This 'ancient city' below Greek sea wasn't built by humans

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When tourists snorkeling near the Greek isle of Zakynthos first spotted mysterious structures about 20 feet under the sea, they thought they might have stumbled upon a lost city. And you can't blame them: The site features what appear to be clusters of cobblestones and symmetrical stone cylinders with Hellenic flair. It's easy to see the waterlogged structures and imagine a bustling square full of artists and philosophers.

A study published Thursday in Marine and Petroleum Geology confirms what archaeologists have suspected since the discovery of this "city": It isn't a city. But its real origin is just as cool, and perhaps even more surprising. These structures, which seem so obviously human-made to the untrained eye, were actually built by bacteria.

Archaeologists who dove down to see the site for themselves immediately noted a lack of coins, pottery fragments or other signs of life. So they got to work finding another explanation, analyzing the mineral content of the "pillars" and "streets." And it turns out that the structures have a perfectly natural origin story — no humans required.

The structures contain a mineral called dolomite, a calcium byproduct produced by microbes that feed off methane. When bacteria huddle around a reliable source of the gas, their calcium excrement can react with methane to produce the cement-like substance.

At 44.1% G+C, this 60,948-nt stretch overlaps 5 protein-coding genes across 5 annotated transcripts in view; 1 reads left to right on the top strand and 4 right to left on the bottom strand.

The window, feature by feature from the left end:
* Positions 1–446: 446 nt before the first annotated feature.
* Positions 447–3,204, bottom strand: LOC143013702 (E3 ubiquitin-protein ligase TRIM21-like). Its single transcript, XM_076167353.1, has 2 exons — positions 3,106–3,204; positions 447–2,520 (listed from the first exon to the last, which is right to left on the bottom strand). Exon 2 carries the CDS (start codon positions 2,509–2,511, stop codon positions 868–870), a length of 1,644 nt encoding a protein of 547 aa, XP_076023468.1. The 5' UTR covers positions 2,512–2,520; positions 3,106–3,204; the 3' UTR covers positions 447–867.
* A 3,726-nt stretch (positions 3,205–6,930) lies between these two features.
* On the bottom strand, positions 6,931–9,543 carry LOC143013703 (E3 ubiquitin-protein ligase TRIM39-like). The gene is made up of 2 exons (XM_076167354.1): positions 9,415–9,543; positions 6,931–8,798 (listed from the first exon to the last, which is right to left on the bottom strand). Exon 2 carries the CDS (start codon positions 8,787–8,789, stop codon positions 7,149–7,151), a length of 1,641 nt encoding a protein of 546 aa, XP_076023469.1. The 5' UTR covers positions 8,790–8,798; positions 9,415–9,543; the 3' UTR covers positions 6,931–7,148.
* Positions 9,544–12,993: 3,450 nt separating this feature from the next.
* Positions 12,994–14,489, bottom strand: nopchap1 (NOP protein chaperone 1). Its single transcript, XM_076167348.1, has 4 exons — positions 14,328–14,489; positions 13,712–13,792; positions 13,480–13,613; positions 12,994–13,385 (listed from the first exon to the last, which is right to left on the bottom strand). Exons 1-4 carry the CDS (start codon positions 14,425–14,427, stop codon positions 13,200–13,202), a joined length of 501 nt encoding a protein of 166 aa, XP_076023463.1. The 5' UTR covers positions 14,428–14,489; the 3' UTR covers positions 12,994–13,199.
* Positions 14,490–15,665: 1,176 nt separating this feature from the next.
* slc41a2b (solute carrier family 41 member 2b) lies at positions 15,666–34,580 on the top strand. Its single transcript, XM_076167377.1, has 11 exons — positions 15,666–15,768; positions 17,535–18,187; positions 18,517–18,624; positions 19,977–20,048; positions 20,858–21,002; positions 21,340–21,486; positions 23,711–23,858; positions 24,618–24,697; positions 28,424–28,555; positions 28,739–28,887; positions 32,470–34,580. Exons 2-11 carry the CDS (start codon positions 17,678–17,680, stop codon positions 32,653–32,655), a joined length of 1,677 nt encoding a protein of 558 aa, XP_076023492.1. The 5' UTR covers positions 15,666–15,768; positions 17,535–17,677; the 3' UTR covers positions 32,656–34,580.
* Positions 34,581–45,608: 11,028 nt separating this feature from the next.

"Essentially what you've got are bacteria that are fossilizing the plumbing system," study co-author Julian Andrews of the University of East Anglia told Smithsonian Magazine. The lost city shows the remains not of an ancient people, but of an ancient leak, as gas seeped in through subsurface faults. The tubular structures were likely formed as microbes piled up around focused jets of methane, while the slabs that built the city's "streets" may have been the result of large, sloppy spews of gas.

There's no natural methane leaking out of the area today, but there must have been when the structures formed during the Pliocene, an epoch 5.3 to 2.6 million years ago. The phenomenon isn't uncommon, but structures like these are generally found much deeper, where natural gas is more likely to seep into the water.


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